Before you start flinging mince pies: Surviving Christmas in the UK , a reminder
Posted on December 21, 2009 by peacefulyorkshire
Sometimes I just want to bang my American head against my rented Victorian terrace house wall and fling all my Mr. Kipling mince pies at my window in my frustration with my airport delays. The pie box says they are ‘exceedingly merry’–I am so not feeling that way now as I am missing my holidays with my family. I am raising my hand and admitting that now I am having a very ungraceful moment as I am stranded in the UK as my flight getting home to America three days ago was cancelled. Long story short I am still trying to get on a flight home. For those of you stranded in the UK with the current weather conditions of snow and cancelled flights (like me), this advice from our archives will keep you informed about the possibilities of spending Christmas in the UK– or some observations about a British Christmas.
As you readers know, Christmas in Britain brings on its own wacky traditions… no one tells you these things as an American in Britain that you might encounter:
The Grotto: No, not a ghetto, not Santa’s grotty. But a GRAW-DO…Yeah, I was confused at first, too. Yes, here in Britain Santa lives in a cave called a grotto. Not a cottage! Not a cabin! Not a wonderland!Yes, grotto sounds like a dirty word but really, it is a place meant for little children to visit Santa. Don’t ask.
Christmas crackers: Under no circumstances should you win the Christmas cracker if you are pulling it with your well-meaning British Sister-in -law, her kids, or your mother-in-law. Trust me. Monitor your pulling effort and just let them ‘win’ the cracker. Do you really want cheapo nail clippers anyway? And don’t be fooled by the “Marks and Spencer Luxury Crackers” either, they have nail clippers in them, too. I would like to add however that I have started a very nice collection of wire silver egg cups from Christmas cracker winnings.
The Christmas Hat– You might pull your Christmas Cracker too hard (to not win requires lots of practice) and you may need to put on the flimsy colored paper-hat inside. Depending on the British family you are with will dictate if you are required to do so. You need to be aware that yes, you will look ridiculous in a bright-orange-tissue-paper-crown. But if everyone else puts it on and you don’t you will look like a big stick in the mud and that is definitely a social no-no.
Style your hair so that it would look good with a bright-orange-tissue-paper-crown on top. Maybe you could plan ahead to coordinate your Christmas day outfit so that it would match these common Christmas hat colors: Red, Bright green, dark purple, bright yellow, bright orange, and dark blue or black. Pray that you get the black hat if you do pull too hard and win the Christmas cracker– it looks more suave then the other colors.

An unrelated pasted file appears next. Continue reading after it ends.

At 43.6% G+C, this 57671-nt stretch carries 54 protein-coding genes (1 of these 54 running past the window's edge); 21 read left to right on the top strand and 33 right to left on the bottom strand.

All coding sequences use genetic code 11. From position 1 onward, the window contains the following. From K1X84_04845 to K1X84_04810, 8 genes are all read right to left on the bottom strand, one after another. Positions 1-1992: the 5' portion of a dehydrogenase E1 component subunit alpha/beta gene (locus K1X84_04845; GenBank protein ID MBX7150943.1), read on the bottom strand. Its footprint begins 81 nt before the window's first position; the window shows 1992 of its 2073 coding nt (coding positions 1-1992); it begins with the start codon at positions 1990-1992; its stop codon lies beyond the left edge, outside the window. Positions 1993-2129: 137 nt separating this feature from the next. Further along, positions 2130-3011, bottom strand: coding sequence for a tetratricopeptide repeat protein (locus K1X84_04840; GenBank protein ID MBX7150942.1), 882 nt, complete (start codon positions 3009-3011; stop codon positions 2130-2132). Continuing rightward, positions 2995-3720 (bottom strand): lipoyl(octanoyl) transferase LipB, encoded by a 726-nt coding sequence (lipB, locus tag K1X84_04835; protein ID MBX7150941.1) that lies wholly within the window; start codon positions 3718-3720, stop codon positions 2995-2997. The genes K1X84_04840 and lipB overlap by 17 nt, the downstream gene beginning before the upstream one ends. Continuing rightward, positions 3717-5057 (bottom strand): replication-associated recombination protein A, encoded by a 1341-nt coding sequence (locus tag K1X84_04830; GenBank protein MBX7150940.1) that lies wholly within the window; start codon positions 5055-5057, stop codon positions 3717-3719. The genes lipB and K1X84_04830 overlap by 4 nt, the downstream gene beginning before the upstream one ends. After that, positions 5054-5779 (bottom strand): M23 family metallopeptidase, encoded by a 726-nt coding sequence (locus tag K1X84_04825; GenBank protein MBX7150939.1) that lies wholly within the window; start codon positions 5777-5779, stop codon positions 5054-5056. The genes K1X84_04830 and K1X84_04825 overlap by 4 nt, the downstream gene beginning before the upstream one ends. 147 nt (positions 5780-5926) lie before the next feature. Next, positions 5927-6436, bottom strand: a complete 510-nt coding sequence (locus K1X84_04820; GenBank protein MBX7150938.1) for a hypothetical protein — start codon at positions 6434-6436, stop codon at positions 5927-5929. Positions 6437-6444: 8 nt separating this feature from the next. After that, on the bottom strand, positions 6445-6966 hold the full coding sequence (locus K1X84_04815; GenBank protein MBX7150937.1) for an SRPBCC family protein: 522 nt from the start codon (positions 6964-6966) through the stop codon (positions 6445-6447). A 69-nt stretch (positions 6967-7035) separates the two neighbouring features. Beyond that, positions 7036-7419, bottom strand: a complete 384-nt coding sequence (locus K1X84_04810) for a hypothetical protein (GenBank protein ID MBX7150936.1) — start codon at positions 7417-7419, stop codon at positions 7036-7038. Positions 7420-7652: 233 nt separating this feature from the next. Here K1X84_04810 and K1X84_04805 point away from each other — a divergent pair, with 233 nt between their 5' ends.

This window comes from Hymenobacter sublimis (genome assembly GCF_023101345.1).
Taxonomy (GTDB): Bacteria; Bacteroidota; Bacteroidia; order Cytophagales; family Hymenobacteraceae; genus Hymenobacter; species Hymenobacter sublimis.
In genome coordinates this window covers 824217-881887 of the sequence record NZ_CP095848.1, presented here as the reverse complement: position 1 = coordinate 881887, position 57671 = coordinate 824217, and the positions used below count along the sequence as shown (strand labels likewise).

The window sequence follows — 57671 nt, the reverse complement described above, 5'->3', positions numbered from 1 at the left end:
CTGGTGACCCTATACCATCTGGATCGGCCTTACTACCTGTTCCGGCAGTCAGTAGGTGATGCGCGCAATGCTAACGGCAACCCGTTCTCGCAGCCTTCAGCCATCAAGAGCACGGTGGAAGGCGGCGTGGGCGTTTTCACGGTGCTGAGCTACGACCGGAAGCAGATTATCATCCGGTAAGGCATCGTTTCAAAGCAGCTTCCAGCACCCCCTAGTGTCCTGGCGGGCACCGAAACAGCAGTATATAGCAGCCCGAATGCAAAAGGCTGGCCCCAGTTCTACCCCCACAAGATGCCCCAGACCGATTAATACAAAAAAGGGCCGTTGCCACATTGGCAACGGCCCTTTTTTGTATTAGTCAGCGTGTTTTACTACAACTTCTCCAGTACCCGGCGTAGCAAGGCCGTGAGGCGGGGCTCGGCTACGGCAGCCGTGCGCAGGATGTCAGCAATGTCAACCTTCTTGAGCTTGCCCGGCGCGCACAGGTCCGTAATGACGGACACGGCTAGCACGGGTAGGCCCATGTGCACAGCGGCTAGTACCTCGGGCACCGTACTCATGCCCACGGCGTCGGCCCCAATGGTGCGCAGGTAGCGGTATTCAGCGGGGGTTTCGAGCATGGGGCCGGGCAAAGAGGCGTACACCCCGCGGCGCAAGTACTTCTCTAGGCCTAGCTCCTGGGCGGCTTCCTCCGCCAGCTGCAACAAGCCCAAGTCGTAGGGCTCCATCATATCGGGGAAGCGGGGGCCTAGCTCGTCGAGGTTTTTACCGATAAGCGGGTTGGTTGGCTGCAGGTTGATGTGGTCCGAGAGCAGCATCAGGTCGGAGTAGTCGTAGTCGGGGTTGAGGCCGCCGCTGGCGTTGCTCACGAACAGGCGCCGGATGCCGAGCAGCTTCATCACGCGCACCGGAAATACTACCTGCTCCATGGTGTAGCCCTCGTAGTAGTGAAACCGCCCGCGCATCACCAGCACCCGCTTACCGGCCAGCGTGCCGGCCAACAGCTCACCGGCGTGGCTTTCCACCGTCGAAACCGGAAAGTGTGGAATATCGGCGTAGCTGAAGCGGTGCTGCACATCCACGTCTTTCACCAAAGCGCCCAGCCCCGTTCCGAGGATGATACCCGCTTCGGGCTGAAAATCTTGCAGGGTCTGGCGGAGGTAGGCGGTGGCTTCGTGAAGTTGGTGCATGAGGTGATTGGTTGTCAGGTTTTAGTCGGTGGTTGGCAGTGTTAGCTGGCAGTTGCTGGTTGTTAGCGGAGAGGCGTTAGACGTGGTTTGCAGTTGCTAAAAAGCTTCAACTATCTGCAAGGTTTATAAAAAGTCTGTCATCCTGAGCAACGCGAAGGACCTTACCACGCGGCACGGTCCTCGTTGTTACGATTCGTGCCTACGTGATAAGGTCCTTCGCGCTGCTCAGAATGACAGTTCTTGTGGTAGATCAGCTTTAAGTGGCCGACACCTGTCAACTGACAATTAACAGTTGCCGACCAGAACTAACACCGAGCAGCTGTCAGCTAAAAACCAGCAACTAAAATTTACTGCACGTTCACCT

The Queen’s Speech: You should be prepared to watch the Queen’s Speech, regardless of what you think of the Royal Family. My soon to be mother-in-law has tons of collectible “Royal Plates” on her wall so I know it is going to be a given. Although some British families (probably not many) do not watch the Royal Christmas message, but just be prepared to stop your Christmas dinner to watch.
Or, your Christmas dinner will revolve around the Queen’s speech timed to absolute perfection when the teas and coffees are served (oh those Brits are so organised!!). Practice some lines beforehand saying nice things about the Queen even though her speech might seem fake, over-rehearsed and out of touch with reality. Easy for her to say: “I hope all the hungry children in the world get food to eat this Christmas”– she lives in a castle for heaven’s sake! Your British family will probably also agree she shouldn’t say such things since she is swimming in money but have learned to keep their traps shut in this matter.
Boxing Day: Just when you thought Christmas was over comes along Boxing day. You’ve gotta think positive: you have made it this far and at least you are not at work like a lot of American employees back home! Yet, it is another day where everyone sits around in a food coma and eats lots of left-over beef and mincers while watching football matches you probably don’t give a hoot about. Around this point you might have had a few scuffles with your British partner and their family, probably unintentionally and probably about topics like their mother-in-law offending you, and what time you are going to leave.
A lot of British families like to take walks in the country on this day– you could fake a headache or indigestion if the thought of that is not appealing. At that point Christmas is about over anyway. And you will have made it through. Score!
Thanks for reading and Happy Christ– I mean, Merry Christmas! And fingers crossed to get myself home for Christmas….or lord help the mincers and my windows.